Published: Dec. 1, 2011 By

Elizabeth Fenn

Noting tradition of scholars trained in trade skills, renowned historian joins CU faculty

Elizabeth FennIf the world ever takes a swift, downward trip in a hand basket, historian Elizabeth “Lil” Fenn feels pretty good about her chances.

While working on her senior honors thesis at Duke University in 1981, she lived in a tipi among “hippies and sharecroppers” on an old tobacco farm, riding her bike everywhere and showering in the university gym each morning. She worked summers in conservation and landscaping at Arches National Park in Utah (“Mostly drinking beer,” she says wryly). Then she took a hiatus from grad school to learn the trade and work in a small auto-repair shop.

Compared to many—let’s be honest, most—modern academics, Fenn has led a very hands-on life.

“Doing all that, I’ve always thought if I don’t get tenure, I can get by,” says Fenn, who will leave Duke and join the CU-Boulder faculty in Environmental History in 2012. “I look at my hands and think, ‘These hands can do anything.’ … I like knowing that I can fend for myself. … That’s a revelation to somebody like me who grew up in the suburbs” of California and New Jersey.

Fenn’s life outside the academy may be something of an anomaly today, but it follows a storied tradition.

“There was an earlier generation of scholars—mostly male; that’s an important caveat—who had all sorts of trade skills,” Fenn says. Among her mentors at Yale, where she received her Ph.D. in 1999, were men who worked as machinists, and even one who worked as a riveter in World War II.

Fenn, best known for her seminal 2001 book, “Pox Americana: The Great Smallpox Epidemic of 1775-82,” says her time outside the academic world taught her countless lessons, among them an appreciation for “how good we’ve got it in the academy. … On the other hand, working stiffs don’t realize how hard academicians work.”

 The Great Smallpox Epidemic of 1775-82" is an award-winning and critically acclaimed account of a devastating chapter of American history.She’s also grateful for the social learning that took place while she worked in “pretty much white, redneck” auto shops.

“The lesson I came away with is that it’s OK to really love people with whom I differ profoundly. You can disagree with someone, and that doesn’t mean they are the devil incarnate,” she says.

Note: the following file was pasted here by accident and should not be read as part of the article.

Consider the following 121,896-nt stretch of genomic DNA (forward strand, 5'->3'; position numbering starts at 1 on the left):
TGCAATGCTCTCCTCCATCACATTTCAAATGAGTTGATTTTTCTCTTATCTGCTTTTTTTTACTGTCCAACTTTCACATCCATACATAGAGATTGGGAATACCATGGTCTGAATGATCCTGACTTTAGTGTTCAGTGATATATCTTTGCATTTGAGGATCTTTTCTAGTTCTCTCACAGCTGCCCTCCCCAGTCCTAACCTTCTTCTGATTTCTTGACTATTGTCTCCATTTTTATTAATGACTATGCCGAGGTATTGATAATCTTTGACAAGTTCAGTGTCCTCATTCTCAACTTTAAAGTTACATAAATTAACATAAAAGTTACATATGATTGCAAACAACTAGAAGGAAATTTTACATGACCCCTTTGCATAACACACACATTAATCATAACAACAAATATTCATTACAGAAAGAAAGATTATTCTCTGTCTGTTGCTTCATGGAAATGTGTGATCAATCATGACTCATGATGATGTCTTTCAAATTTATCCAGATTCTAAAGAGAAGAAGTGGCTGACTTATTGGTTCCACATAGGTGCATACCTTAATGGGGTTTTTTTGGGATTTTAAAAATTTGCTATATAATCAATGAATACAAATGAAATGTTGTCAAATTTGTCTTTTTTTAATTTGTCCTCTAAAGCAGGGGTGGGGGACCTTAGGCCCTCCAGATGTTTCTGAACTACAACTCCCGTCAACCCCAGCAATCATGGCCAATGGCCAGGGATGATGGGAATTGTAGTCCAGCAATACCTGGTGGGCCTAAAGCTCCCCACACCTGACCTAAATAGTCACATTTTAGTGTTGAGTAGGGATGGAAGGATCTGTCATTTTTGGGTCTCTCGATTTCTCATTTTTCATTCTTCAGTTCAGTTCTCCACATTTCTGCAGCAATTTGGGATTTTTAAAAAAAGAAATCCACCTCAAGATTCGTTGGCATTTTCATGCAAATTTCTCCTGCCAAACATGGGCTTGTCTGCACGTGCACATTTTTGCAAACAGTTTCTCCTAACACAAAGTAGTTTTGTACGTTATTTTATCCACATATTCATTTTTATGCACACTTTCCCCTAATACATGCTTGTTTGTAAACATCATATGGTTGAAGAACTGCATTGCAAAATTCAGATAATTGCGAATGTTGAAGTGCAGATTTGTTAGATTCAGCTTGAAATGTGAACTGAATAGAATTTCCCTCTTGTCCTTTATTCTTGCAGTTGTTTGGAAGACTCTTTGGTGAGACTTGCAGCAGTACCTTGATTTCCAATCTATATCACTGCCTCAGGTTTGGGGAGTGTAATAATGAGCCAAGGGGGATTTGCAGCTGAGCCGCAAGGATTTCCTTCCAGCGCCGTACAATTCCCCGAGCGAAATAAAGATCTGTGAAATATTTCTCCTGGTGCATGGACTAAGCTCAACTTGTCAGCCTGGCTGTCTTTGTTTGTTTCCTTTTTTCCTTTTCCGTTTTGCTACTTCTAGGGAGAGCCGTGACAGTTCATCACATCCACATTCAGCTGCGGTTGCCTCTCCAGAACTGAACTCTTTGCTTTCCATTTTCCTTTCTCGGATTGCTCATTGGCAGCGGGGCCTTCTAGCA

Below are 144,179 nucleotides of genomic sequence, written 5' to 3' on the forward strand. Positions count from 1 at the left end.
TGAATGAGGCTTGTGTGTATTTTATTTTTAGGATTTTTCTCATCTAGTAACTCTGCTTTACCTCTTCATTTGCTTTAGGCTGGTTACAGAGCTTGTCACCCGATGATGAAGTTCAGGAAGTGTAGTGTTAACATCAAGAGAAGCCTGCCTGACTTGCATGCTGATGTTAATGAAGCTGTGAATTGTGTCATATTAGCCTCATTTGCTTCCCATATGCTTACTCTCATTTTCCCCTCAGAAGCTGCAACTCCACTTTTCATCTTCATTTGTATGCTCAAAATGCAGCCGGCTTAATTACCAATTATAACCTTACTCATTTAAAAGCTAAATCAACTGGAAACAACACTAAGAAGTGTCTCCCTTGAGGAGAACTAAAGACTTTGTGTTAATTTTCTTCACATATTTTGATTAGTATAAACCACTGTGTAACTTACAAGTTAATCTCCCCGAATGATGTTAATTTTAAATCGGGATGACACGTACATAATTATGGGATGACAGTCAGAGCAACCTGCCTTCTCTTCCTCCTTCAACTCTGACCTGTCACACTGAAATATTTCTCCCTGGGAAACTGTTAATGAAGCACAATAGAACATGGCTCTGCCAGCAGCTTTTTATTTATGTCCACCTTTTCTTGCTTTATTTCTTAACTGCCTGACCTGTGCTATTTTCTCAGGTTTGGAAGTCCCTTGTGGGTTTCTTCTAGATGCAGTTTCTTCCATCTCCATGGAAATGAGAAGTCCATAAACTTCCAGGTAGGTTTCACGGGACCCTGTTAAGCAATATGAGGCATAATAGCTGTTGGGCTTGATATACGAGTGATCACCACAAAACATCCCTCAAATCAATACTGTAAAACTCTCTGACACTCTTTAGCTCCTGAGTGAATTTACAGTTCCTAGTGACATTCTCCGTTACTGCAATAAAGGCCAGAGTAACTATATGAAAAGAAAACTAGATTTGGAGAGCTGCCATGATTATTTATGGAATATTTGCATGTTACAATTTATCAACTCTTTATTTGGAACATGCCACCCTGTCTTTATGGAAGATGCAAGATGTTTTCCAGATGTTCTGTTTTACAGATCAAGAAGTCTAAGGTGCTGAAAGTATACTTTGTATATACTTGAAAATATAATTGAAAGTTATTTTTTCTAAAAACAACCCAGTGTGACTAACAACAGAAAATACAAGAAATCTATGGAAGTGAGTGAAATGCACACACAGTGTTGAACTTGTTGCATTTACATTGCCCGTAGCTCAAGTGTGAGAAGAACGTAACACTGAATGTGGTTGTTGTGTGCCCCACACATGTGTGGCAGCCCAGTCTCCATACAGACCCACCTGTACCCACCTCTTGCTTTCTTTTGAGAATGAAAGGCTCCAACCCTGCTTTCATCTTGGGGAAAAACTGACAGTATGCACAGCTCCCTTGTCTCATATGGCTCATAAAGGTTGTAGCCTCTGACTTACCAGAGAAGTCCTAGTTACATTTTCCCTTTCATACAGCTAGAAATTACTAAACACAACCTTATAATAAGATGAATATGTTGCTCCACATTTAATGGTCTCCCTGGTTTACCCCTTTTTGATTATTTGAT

That realization, she says, has helped mold her style in the classroom: “It made me very comfortable with difference. … I came away able to let students speak their minds without trying to please me. I think that’s really important.”

She thinks most working people take a similar attitude, but thinks that “all the politicians at the top are doing all they can to highlight our differences. The fact is, we are all in the same boat together.”

Fenn’s new book, a draft of which she recently delivered to her publisher, Farrar, Straus and Giroux, is a deep exploration of the fate of the Mandan Indians of North Dakota, whose numbers plunged from 15,000 to less than 300 following their encounter with European culture in the 1830s.

But the demise of the Mandans—there are no living full-blood tribe members—was primarily due to violence at the hands of the newcomers. Rather, it was a catastrophic series of environmental encounters. The introduction of widely disparate species devastated their numbers, from smallpox and whooping cough to Norway rats, which ravaged their corn stocks. In addition, the arrival of the horse empowered their enemies the Lakota Sioux, and the destruction of river-bottom woodlands—in part for fuel to burn in steamboats—pushed out the bison they depended on for food and clothing.

“It’s a story of catastrophic ecological change,” Fenn says.

The move to CU, Fenn says, flows naturally from her gradually westward-shifting academic focus and attempts to integrate the West into early American history.

“Beyond that, all my life I’ve wanted to live in the West. When I was an undergrad, I would often go off to find myself in the West,” she says.

Susan Kent, chair of CU-Boulder’s Department of History, said the hiring of Fenn Thomas Andrews CU-Denver further broadens key strengths in the history department. Along with cultural environmental historians Phoebe Young and Paul Sutter, the department is now a “powerhouse,” Kent says, adding:

“It’s an extraordinary line-up, and enables us to position ourselves as one of the premier institutions in America for the study of environmental and Western/borderlands history.”